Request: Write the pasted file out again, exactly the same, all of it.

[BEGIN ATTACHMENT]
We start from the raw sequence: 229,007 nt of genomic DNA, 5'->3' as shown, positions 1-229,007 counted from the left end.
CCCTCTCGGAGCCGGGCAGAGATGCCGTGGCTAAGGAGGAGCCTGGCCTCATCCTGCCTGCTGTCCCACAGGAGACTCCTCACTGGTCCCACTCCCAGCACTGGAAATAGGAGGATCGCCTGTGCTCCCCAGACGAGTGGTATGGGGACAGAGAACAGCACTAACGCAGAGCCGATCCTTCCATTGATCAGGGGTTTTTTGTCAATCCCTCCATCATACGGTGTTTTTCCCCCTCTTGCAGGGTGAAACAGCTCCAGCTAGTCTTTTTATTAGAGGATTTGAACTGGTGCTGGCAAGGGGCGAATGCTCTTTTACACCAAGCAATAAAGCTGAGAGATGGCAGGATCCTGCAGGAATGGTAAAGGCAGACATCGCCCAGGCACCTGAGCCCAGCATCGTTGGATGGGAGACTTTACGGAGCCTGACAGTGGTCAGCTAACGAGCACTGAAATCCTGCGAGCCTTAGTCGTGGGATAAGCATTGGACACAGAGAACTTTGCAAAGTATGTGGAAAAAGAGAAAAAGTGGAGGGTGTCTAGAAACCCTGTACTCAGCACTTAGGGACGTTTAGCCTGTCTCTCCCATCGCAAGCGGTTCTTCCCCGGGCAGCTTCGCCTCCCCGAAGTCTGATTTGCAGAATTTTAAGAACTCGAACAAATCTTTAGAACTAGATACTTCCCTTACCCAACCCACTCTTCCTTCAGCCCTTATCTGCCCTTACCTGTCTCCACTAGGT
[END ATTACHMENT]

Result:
We start from the raw sequence: 229,007 nt of genomic DNA, 5'->3' as shown, positions 1-229,007 counted from the left end.
CCCTCTCGGAGCCGGGCAGAGATGCCGTGGCTAAGGAGGAGCCTGGCCTCATCCTGCCTGCTGTCCCACAGGAGACTCCTCACTGGTCCCACTCCCAGCACTGGAAATAGGAGGATCGCCTGTGCTCCCCAGACGAGTGGTATGGGGACAGAGAACAGCACTAACGCAGAGCCGATCCTTCCATTGATCAGGGGTTTTTTGTCAATCCCTCCATCATACGGTGTTTTTCCCCCTCTTGCAGGGTGAAACAGCTCCAGCTAGTCTTTTTATTAGAGGATTTGAACTGGTGCTGGCAAGGGGCGAATGCTCTTTTACACCAAGCAATAAAGCTGAGAGATGGCAGGATCCTGCAGGAATGGTAAAGGCAGACATCGCCCAGGCACCTGAGCCCAGCATCGTTGGATGGGAGACTTTACGGAGCCTGACAGTGGTCAGCTAACGAGCACTGAAATCCTGCGAGCCTTAGTCGTGGGATAAGCATTGGACACAGAGAACTTTGCAAAGTATGTGGAAAAAGAGAAAAAGTGGAGGGTGTCTAGAAACCCTGTACTCAGCACTTAGGGACGTTTAGCCTGTCTCTCCCATCGCAAGCGGTTCTTCCCCGGGCAGCTTCGCCTCCCCGAAGTCTGATTTGCAGAATTTTAAGAACTCGAACAAATCTTTAGAACTAGATACTTCCCTTACCCAACCCACTCTTCCTTCAGCCCTTATCTGCCCTTACCTGTCTCCACTAGGT